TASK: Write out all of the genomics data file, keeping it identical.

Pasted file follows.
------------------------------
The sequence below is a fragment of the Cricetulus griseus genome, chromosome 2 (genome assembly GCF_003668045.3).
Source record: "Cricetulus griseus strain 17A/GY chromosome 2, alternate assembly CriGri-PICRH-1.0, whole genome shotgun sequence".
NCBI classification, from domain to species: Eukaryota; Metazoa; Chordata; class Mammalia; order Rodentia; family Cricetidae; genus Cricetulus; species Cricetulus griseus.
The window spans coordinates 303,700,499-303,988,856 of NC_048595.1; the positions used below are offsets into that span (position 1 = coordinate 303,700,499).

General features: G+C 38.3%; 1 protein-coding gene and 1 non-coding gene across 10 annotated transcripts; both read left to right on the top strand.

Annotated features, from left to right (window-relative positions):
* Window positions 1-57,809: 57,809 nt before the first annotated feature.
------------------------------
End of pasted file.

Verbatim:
The sequence below is a fragment of the Cricetulus griseus genome, chromosome 2 (genome assembly GCF_003668045.3).
Source record: "Cricetulus griseus strain 17A/GY chromosome 2, alternate assembly CriGri-PICRH-1.0, whole genome shotgun sequence".
NCBI classification, from domain to species: Eukaryota; Metazoa; Chordata; class Mammalia; order Rodentia; family Cricetidae; genus Cricetulus; species Cricetulus griseus.
The window spans coordinates 303,700,499-303,988,856 of NC_048595.1; the positions used below are offsets into that span (position 1 = coordinate 303,700,499).

General features: G+C 38.3%; 1 protein-coding gene and 1 non-coding gene across 10 annotated transcripts; both read left to right on the top strand.

Annotated features, from left to right (window-relative positions):
* Window positions 1-57,809: 57,809 nt before the first annotated feature.